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As already presented in Chapter 10, the function of the heart is to pumpblood from the venous system into the arterial system from where it can be distributed to the capillaries of the tissues. The heart is made up of cardiac muscle which is striated due to the orderly arrangement of actin and myosin within the cell. As is true in other excitable cells, the action potential spreads over the entire cardiac muscle fiber cell membrane, including the T tubules. The T tubules are indentations of the cell membrane penetrating deeply into the cardiac muscle cell. The T tubules of cardiac muscle cells are about five times larger in diameter but fewer in number than the T tubules of skeletal muscle cells. Adjacent to the T tubules are the cisternae, which are modified portions of the sarcoplasmic reticulum (SR). The cisternae contain highly concentrated calcium, which is released when an action potential spreads over the cell membrane. Calcium entering the cell through the voltage-gated calcium channels during the plateau phase of the action potential elicits calcium release from the SR cisternae through the ryanodine receptor—calcium-induced calcium release or CICR. The calcium binds to troponin, which abolishes the inhibitory effect of troponin and tropomyosin on the interaction between actin and myosin. In the presence of ATP, the actin and myosin filaments bind and slide along each other, causing muscular contraction. Additionally, the calcium that enters the myocardial cells via slow calcium channels is essential in determining the strength of the contraction. Thus, extracellular calcium concentration directly affects cardiac muscle contraction while having little effect on the contraction of skeletal muscle (which relies almost entirely on the calcium ions released from the cisternae). When the slow calcium channels close, calcium pumps return the calcium to the inside of the SR or else pump it out of the cell to terminate contraction. The duration of contraction is mainly a function of the duration of the action potential—approximately 0.15 s in atrial muscle and 0.3 s in ventricular muscle.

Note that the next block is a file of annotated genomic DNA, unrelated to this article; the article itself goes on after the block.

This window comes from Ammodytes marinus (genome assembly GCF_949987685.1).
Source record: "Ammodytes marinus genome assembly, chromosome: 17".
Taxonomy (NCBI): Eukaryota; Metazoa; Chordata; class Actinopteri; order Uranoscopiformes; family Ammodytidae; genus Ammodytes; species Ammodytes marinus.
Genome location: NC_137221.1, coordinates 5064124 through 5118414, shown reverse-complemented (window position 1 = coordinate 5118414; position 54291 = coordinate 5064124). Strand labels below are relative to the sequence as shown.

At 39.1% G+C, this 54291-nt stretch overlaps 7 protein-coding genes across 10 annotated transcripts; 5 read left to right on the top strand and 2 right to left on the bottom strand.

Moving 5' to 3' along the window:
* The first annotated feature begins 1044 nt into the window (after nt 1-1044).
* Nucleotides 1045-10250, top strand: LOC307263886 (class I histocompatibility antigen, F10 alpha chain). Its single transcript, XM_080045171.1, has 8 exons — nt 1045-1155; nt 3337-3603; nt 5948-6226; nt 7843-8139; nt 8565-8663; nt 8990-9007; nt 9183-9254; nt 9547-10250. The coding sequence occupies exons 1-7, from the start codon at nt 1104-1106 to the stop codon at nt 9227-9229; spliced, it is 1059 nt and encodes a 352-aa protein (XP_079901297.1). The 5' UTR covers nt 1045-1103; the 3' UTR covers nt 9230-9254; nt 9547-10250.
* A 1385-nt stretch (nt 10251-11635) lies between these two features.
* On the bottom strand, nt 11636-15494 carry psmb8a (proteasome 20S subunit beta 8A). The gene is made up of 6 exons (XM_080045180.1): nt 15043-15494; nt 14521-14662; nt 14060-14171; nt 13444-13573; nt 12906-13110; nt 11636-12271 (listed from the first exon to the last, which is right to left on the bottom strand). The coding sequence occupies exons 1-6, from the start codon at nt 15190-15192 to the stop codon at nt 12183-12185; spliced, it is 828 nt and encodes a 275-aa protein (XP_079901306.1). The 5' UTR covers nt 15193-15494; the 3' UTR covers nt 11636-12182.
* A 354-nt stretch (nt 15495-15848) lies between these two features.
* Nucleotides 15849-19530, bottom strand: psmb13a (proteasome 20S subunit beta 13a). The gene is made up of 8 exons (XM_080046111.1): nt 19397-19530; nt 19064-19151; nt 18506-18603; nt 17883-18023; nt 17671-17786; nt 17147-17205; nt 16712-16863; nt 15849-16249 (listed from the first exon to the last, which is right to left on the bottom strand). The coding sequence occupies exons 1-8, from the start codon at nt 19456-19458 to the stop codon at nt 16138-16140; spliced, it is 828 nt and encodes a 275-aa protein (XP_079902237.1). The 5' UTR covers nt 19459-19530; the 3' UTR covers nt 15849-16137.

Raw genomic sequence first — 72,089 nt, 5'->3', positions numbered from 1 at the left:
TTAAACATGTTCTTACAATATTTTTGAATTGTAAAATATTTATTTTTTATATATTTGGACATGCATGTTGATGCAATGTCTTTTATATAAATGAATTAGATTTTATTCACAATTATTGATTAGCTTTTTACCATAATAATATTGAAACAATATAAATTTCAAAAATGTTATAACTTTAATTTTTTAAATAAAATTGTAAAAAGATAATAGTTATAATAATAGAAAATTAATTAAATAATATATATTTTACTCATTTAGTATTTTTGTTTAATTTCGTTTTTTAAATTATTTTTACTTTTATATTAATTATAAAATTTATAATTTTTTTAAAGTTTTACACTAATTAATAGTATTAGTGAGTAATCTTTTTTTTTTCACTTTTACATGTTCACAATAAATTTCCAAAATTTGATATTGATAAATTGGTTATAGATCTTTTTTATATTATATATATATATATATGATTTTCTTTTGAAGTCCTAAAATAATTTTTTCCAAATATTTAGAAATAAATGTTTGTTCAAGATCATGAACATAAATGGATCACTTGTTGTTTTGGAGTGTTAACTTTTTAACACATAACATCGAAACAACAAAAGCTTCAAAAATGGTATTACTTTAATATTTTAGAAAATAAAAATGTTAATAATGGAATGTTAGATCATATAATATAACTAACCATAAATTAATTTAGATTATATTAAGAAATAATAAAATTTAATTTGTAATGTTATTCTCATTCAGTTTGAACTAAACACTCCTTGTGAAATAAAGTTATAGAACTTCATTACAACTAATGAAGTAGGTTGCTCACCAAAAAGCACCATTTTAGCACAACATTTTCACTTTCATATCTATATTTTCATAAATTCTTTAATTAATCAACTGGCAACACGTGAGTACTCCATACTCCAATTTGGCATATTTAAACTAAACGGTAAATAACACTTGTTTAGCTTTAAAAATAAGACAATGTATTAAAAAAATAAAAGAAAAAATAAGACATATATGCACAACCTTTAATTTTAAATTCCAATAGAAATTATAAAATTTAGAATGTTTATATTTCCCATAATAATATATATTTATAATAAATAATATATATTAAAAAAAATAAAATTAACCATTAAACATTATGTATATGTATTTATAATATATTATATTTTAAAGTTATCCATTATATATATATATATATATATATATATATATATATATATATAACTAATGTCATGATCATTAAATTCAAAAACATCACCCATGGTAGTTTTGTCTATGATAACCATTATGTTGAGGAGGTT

Understanding the contractile properties of cardiac muscle is important to know in order to understand how the heart functions effectively as a pump that can alter its output four- to sixfold from the resting state. Muscle contraction can be either isometric (only tension is developed during the contraction and there is no change in muscle length, i.e., no shortening) or isotonic (muscle develops tension and then shortens). The two primary contractile properties of muscle that relate to myocardial performance, as studied using isometric and isotonic contractions, are the length-tension relationship and the force-velocity relationship.


A strip of cardiac muscle, such as a papillary muscle, can be studied in an isometric configuration, that is, in such a manner that the muscle’s resting length is set prior to stimulation and the muscle is not allowed to shorten during contraction; thus only tension is ...

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